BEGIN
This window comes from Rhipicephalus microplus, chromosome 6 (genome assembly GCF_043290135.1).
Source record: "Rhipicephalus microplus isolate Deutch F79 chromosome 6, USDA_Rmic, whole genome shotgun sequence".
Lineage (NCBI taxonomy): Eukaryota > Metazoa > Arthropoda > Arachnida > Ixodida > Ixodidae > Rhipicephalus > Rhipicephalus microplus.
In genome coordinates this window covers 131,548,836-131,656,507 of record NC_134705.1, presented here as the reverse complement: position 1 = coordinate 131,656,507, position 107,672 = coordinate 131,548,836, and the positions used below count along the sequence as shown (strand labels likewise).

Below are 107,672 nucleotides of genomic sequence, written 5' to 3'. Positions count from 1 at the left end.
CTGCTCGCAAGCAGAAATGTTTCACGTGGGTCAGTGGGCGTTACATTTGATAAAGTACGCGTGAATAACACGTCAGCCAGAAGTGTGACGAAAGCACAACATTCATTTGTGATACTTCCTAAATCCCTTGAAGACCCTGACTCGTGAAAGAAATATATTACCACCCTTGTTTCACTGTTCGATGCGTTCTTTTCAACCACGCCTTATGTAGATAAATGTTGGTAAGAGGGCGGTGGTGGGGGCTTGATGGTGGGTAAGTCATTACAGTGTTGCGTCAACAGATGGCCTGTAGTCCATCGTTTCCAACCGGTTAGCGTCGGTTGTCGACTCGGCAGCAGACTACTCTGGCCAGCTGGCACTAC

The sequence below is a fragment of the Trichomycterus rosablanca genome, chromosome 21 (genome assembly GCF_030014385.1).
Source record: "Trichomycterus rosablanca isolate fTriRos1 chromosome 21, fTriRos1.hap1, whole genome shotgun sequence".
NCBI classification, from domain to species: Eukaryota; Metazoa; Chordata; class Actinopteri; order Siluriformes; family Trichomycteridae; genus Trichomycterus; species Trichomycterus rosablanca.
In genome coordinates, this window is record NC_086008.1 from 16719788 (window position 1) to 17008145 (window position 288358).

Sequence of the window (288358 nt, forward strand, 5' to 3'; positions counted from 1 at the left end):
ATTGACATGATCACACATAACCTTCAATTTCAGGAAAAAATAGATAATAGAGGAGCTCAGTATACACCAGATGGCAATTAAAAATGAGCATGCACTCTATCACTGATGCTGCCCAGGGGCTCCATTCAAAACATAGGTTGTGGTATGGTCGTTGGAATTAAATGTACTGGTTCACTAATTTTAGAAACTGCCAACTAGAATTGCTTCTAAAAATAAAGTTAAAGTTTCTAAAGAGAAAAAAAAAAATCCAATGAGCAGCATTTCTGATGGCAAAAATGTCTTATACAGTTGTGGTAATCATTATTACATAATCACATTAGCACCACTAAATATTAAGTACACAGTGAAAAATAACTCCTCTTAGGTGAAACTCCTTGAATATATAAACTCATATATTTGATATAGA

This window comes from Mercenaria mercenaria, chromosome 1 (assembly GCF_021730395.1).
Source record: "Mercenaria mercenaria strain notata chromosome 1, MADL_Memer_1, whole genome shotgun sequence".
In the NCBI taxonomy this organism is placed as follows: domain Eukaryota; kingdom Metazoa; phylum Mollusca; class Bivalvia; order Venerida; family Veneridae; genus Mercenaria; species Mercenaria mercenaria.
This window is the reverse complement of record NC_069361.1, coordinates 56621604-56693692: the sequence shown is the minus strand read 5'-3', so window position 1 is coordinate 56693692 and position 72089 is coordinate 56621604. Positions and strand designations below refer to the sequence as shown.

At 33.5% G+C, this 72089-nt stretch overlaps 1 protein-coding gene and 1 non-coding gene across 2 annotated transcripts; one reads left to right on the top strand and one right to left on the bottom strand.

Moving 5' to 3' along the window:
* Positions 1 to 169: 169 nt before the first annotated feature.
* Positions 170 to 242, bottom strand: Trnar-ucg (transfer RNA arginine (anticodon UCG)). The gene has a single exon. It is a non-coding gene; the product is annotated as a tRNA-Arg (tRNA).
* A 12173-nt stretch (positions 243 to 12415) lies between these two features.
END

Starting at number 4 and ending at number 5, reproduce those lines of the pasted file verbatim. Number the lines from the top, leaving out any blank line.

In genome coordinates this window covers 131,548,836-131,656,507 of record NC_134705.1, presented here as the reverse complement: position 1 = coordinate 131,656,507, position 107,672 = coordinate 131,548,836, and the positions used below count along the sequence as shown (strand labels likewise).

Below are 107,672 nucleotides of genomic sequence, written 5' to 3'. Positions count from 1 at the left end.